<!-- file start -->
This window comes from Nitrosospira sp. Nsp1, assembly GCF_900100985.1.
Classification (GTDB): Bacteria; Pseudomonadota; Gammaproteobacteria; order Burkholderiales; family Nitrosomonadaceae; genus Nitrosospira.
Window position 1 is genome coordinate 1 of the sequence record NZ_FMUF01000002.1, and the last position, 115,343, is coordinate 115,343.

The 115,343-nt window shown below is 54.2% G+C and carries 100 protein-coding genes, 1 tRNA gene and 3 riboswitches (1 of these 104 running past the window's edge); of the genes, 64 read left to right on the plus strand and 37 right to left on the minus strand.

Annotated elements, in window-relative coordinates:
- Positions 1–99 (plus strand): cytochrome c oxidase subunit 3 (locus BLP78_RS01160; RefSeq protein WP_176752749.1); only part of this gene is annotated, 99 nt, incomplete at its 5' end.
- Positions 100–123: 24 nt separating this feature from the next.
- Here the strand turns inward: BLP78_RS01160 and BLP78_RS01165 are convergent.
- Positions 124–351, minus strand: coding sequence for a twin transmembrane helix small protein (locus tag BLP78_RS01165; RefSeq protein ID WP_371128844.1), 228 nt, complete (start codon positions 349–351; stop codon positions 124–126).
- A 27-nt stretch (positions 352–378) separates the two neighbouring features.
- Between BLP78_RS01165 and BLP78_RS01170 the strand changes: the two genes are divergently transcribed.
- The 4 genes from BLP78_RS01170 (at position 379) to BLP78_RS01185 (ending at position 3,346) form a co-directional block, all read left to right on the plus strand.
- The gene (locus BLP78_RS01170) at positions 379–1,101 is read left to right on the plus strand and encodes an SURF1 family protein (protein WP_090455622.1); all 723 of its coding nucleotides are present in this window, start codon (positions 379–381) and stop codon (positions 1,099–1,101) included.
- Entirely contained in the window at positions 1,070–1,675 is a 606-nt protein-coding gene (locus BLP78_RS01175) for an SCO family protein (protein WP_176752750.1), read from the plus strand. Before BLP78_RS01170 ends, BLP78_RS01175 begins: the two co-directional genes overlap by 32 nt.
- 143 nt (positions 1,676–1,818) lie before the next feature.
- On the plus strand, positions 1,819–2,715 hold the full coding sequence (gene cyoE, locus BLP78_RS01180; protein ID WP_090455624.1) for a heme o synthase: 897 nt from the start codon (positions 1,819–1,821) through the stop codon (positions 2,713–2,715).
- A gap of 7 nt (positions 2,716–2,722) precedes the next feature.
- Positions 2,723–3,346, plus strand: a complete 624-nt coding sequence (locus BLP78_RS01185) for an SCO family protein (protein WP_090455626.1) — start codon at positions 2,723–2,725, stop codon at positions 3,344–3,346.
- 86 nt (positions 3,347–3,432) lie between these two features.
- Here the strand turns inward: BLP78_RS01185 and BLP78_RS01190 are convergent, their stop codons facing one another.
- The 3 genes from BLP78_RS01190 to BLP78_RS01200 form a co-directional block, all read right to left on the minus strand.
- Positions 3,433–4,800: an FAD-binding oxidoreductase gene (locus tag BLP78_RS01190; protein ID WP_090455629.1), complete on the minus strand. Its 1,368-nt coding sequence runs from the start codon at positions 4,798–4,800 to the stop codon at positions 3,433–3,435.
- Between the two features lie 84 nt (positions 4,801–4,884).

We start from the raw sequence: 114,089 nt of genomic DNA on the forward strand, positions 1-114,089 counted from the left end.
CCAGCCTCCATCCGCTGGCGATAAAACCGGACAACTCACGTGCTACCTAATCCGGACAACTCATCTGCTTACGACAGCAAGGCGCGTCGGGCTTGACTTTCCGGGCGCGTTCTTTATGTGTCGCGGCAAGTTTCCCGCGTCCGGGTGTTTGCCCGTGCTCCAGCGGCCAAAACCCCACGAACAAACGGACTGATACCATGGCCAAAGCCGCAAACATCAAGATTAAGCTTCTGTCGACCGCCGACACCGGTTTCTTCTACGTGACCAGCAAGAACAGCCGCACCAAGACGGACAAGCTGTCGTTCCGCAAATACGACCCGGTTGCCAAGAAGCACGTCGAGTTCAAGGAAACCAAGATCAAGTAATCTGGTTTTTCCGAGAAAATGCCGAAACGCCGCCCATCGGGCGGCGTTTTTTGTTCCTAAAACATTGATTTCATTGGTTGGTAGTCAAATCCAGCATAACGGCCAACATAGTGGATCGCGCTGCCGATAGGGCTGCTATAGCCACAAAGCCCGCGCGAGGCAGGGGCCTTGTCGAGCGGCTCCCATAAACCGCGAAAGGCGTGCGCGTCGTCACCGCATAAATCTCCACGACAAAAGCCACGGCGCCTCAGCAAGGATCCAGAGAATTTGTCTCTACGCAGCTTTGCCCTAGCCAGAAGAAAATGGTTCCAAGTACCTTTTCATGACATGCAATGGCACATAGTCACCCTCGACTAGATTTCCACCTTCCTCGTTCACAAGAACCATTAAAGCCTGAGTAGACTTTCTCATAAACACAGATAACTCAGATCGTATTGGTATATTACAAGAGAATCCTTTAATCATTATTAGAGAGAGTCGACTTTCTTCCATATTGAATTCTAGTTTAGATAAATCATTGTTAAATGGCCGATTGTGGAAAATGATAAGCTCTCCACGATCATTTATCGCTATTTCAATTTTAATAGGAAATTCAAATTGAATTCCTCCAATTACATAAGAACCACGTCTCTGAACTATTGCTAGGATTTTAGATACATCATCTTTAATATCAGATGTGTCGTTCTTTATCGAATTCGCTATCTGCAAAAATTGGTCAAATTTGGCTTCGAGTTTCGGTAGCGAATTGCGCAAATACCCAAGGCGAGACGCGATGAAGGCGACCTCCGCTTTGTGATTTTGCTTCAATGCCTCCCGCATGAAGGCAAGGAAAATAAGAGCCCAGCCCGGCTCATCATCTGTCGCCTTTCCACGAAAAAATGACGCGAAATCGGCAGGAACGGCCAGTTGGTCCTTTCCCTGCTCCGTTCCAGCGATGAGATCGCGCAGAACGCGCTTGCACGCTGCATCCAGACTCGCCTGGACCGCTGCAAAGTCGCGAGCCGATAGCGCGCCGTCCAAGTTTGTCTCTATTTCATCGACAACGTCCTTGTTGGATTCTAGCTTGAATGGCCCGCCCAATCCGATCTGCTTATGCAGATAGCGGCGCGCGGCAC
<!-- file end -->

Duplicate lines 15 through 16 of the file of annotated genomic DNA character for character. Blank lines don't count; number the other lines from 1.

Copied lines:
- 143 nt (positions 1,676–1,818) lie before the next feature.
- On the plus strand, positions 1,819–2,715 hold the full coding sequence (gene cyoE, locus BLP78_RS01180; protein ID WP_090455624.1) for a heme o synthase: 897 nt from the start codon (positions 1,819–1,821) through the stop codon (positions 2,713–2,715).